Challenges exist to implementing Algebra I in 8th grade statewide, such as concerns in recruitment and retention of educators (though any educator who can teach regular 8th grade math can teach Algebra 1) and lack of incentive structures from the state to support increasing student access to advanced math. Currently, high schools do not receive credit towards their accountability rating for middle school students passing the Algebra I End of Course Assessment. However, during the ongoing A-F refresh process that should be completed in 2023, TEA originally proposed that high schools will receive accountability credit for these “accelerated testers” (8th graders completing the Algebra 1 EOC), but it was removed from a subsequent draft (TEA Updated Preliminary 2023 A–F Refresh Overview and Summary, November 2022). Philanthropy Advocates submitted public comment in February 2023 to encourage the originally proposed change. In pursuit of increasing access to advanced math early on in a student’s career, this accountability recommendation would remove one of the current systems-driven disincentives to offer Algebra I in 8th grade.
  1. Post-House Bill 5, key differences in college and career trajectories remain based on student demographics and geography.
Existing disparities in college-going and career outcomes remain for Black and Hispanic students, students from low-income households, students with disabilities, and students from rural and non-metropolitan areas of the state, and these students disproportionately missed out on benefits observed statewide post-HB 5. 

Under HB 5, Algebra II is no longer required for graduation. The STEM endorsement is the only endorsement that requires Algebra II as well as advanced lab sciences. Though offered by most districts, students enrolled in districts situated in more rural areas of the state are significantly underrepresented in access to this endorsement. Without proper advising, students who may aspire to a four-year credential out of high school would have to know to take Algebra II in high school.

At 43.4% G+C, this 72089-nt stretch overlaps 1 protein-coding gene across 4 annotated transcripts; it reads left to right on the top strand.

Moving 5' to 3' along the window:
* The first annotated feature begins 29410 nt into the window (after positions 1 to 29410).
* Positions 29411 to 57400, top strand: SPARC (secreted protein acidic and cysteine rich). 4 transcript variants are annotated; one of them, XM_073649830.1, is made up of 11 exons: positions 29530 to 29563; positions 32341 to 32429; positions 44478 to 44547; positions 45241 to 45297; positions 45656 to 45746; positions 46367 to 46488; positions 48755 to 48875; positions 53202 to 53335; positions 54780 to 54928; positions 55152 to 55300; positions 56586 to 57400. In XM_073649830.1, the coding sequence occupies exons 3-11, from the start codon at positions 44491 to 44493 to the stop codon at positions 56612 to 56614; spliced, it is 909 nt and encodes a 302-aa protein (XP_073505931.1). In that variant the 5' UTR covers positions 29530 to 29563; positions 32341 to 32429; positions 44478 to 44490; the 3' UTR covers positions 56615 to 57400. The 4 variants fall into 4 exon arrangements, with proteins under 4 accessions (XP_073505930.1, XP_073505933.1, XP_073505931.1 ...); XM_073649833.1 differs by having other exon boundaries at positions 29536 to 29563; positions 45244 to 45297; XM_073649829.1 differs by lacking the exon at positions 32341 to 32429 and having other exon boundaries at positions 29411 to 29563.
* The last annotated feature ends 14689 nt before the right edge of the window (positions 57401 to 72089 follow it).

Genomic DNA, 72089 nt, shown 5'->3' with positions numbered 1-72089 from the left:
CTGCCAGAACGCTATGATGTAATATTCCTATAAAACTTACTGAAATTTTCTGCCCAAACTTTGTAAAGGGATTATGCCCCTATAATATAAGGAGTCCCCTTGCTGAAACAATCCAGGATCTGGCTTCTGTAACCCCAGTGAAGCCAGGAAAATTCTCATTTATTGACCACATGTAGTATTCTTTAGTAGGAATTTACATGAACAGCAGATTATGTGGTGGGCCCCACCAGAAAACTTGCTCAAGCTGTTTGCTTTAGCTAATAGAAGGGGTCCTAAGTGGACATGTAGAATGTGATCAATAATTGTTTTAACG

Bottom line:
There is still work to be done in state policy to streamline college readiness standards and course taking requirements to reduce misalignment between what is expected for high school graduation and what is expected for enrollment in postsecondary education. Student endorsement pathways established in House Bill 5 did not fix the misalignment in policies across preK-12 and postsecondary education systems related to college readiness standards and practice.

Philanthropy Advocates believes Texas should ensure students have access to increased economic opportunity and the state meets the goals of the Building a Talent Strong Texas plan by aligning education systems, cradle to career, for seamless student transitions. Philanthropy Advocates believes Texas should employ a variety of policies that will recruit and retain a high-skilled educator workforce, including:
  1. Align public and higher education systems (academic and workforce programs at two- and four- year institutions) through shared definitions of college readiness and braided incentive and accountability structures.
    1. Consider options to support school districts in implementing Algebra 1 in 8th grade.
    2. Ensure Foundation High School Program (HB 5, 2013) endorsement coursework sequences with advanced CTE coursework.
    3. Support strategies aimed at increasing the number of Texas high school students earning postsecondary and workforce credentials of value and aligned to meaningful postsecondary or career options.
  2. Improve credit mobility to support student transitions through strategies including:
    1. Ensure continued support for and implementation of credit transferability as envisioned in SB 25 (2019) and the new THECB Transfer Framework.
    2. Increase opportunities for stackability of credits and credentials, especially for military veterans and for early childhood educators, through competency-based education and prior learning assessments.
  3. Provide funding for Tri-Agency Workforce Initiative coordination and collaboration to meet our Building a Talent Strong Texas goals.
  4. Support the recommendations of the Texas Community College Finance Commission that strengthen K12, higher education, and workforce alignment to prepare students with credentials of value for in-demand careers.